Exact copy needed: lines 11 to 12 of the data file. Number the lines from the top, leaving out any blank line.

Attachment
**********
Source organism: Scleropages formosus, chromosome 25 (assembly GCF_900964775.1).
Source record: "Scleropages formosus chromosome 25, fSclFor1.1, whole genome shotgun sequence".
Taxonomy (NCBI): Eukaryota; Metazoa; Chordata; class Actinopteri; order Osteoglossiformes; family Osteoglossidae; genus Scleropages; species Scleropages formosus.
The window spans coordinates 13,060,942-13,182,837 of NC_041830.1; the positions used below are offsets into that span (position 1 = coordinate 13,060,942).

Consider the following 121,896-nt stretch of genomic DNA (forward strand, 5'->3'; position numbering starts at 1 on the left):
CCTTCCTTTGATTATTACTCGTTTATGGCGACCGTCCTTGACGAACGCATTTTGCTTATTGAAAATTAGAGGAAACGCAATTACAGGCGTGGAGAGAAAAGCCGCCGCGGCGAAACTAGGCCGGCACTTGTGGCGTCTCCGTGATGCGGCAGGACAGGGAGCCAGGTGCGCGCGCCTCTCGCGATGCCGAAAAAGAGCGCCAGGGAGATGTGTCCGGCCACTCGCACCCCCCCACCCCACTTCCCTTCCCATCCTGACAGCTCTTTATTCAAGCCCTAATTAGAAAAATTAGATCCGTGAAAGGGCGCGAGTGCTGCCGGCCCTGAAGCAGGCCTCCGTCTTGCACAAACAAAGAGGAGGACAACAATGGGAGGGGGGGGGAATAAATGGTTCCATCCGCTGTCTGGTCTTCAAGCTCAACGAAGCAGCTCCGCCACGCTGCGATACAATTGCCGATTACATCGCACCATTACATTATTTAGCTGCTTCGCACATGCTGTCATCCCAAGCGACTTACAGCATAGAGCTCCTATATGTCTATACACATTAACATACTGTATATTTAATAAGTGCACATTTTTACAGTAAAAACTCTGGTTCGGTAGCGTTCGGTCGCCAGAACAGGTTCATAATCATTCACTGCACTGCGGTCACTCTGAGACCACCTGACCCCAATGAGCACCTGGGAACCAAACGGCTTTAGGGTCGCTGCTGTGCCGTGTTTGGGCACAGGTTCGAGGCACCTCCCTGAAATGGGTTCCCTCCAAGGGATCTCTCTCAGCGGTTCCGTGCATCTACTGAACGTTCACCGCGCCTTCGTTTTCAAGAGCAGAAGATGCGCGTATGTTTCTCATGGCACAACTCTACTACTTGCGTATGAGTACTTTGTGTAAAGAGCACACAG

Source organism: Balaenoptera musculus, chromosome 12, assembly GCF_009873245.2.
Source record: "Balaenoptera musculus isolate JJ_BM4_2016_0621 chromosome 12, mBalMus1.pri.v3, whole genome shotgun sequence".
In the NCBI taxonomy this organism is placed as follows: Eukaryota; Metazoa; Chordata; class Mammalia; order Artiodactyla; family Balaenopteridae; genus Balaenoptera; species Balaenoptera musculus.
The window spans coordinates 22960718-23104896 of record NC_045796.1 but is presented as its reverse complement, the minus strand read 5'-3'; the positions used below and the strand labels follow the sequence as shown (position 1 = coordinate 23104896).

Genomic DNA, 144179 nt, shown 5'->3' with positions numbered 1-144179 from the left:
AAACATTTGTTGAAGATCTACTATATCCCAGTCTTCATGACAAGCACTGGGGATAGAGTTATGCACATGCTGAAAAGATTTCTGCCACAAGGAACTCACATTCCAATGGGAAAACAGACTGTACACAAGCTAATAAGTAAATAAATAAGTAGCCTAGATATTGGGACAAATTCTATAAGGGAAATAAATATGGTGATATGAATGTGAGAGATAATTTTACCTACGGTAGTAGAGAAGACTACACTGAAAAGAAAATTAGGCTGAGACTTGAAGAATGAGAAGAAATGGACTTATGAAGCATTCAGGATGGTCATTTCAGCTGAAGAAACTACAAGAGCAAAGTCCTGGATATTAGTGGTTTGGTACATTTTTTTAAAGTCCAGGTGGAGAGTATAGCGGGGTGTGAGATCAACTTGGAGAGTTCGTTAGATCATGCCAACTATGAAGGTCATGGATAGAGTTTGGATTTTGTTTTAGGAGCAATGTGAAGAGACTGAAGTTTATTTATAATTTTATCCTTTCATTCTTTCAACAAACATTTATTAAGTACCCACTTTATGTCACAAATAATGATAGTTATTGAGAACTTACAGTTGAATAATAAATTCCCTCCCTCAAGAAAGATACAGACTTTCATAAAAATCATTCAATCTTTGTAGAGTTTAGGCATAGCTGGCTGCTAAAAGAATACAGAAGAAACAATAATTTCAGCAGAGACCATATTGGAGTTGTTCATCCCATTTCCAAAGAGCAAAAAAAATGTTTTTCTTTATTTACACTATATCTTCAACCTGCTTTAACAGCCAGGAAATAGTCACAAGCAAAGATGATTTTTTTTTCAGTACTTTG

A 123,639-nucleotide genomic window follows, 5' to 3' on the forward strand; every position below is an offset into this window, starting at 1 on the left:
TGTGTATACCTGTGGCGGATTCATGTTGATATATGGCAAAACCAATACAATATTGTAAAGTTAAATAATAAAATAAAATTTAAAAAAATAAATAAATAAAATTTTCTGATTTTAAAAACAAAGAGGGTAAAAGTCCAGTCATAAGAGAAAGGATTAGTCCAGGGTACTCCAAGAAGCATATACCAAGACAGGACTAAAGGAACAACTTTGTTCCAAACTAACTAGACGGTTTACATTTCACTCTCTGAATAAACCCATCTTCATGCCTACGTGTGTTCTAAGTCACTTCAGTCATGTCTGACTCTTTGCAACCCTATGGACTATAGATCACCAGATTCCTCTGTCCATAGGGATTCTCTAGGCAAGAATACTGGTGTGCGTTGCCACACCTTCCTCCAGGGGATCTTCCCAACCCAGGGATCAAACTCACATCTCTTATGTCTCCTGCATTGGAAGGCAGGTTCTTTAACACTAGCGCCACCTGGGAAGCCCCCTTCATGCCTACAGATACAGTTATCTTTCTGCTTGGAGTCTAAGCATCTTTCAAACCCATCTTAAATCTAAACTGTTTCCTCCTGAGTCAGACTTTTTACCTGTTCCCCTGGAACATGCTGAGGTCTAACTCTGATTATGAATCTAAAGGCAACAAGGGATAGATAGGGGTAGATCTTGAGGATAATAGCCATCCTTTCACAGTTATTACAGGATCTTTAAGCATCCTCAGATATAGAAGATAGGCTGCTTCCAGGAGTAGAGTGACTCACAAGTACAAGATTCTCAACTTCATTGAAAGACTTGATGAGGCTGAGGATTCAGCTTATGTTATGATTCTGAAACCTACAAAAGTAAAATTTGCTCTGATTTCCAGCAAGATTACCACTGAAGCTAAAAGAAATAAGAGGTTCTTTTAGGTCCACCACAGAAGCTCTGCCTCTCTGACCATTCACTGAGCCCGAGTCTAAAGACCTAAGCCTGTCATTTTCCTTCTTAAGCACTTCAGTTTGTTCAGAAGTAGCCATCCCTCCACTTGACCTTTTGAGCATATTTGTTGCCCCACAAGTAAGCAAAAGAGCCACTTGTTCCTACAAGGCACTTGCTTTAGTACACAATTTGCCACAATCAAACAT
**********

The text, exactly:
Genomic DNA, 144179 nt, shown 5'->3' with positions numbered 1-144179 from the left:
AAACATTTGTTGAAGATCTACTATATCCCAGTCTTCATGACAAGCACTGGGGATAGAGTTATGCACATGCTGAAAAGATTTCTGCCACAAGGAACTCACATTCCAATGGGAAAACAGACTGTACACAAGCTAATAAGTAAATAAATAAGTAGCCTAGATATTGGGACAAATTCTATAAGGGAAATAAATATGGTGATATGAATGTGAGAGATAATTTTACCTACGGTAGTAGAGAAGACTACACTGAAAAGAAAATTAGGCTGAGACTTGAAGAATGAGAAGAAATGGACTTATGAAGCATTCAGGATGGTCATTTCAGCTGAAGAAACTACAAGAGCAAAGTCCTGGATATTAGTGGTTTGGTACATTTTTTTAAAGTCCAGGTGGAGAGTATAGCGGGGTGTGAGATCAACTTGGAGAGTTCGTTAGATCATGCCAACTATGAAGGTCATGGATAGAGTTTGGATTTTGTTTTAGGAGCAATGTGAAGAGACTGAAGTTTATTTATAATTTTATCCTTTCATTCTTTCAACAAACATTTATTAAGTACCCACTTTATGTCACAAATAATGATAGTTATTGAGAACTTACAGTTGAATAATAAATTCCCTCCCTCAAGAAAGATACAGACTTTCATAAAAATCATTCAATCTTTGTAGAGTTTAGGCATAGCTGGCTGCTAAAAGAATACAGAAGAAACAATAATTTCAGCAGAGACCATATTGGAGTTGTTCATCCCATTTCCAAAGAGCAAAAAAAATGTTTTTCTTTATTTACACTATATCTTCAACCTGCTTTAACAGCCAGGAAATAGTCACAAGCAAAGATGATTTTTTTTTCAGTACTTTG